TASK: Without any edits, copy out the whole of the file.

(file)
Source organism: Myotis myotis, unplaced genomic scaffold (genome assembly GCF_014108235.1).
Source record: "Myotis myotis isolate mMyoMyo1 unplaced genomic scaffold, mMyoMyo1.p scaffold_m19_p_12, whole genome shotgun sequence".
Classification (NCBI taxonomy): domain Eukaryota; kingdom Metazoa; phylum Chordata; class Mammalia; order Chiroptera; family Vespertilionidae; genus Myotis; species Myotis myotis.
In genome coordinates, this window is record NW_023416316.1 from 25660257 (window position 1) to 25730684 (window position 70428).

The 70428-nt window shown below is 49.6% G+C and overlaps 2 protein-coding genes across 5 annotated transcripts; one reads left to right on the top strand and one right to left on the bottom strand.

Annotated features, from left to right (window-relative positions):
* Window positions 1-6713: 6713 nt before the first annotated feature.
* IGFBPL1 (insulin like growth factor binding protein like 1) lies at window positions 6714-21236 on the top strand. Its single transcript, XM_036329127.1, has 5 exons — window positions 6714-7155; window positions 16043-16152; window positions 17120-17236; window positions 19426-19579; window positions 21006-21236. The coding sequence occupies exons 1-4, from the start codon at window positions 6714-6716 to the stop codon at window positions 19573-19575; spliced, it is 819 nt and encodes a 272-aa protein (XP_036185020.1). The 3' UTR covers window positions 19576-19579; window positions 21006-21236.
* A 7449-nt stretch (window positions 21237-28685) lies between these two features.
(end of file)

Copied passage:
Source organism: Myotis myotis, unplaced genomic scaffold (genome assembly GCF_014108235.1).
Source record: "Myotis myotis isolate mMyoMyo1 unplaced genomic scaffold, mMyoMyo1.p scaffold_m19_p_12, whole genome shotgun sequence".
Classification (NCBI taxonomy): domain Eukaryota; kingdom Metazoa; phylum Chordata; class Mammalia; order Chiroptera; family Vespertilionidae; genus Myotis; species Myotis myotis.
In genome coordinates, this window is record NW_023416316.1 from 25660257 (window position 1) to 25730684 (window position 70428).

The 70428-nt window shown below is 49.6% G+C and overlaps 2 protein-coding genes across 5 annotated transcripts; one reads left to right on the top strand and one right to left on the bottom strand.

Annotated features, from left to right (window-relative positions):
* Window positions 1-6713: 6713 nt before the first annotated feature.
* IGFBPL1 (insulin like growth factor binding protein like 1) lies at window positions 6714-21236 on the top strand. Its single transcript, XM_036329127.1, has 5 exons — window positions 6714-7155; window positions 16043-16152; window positions 17120-17236; window positions 19426-19579; window positions 21006-21236. The coding sequence occupies exons 1-4, from the start codon at window positions 6714-6716 to the stop codon at window positions 19573-19575; spliced, it is 819 nt and encodes a 272-aa protein (XP_036185020.1). The 3' UTR covers window positions 19576-19579; window positions 21006-21236.
* A 7449-nt stretch (window positions 21237-28685) lies between these two features.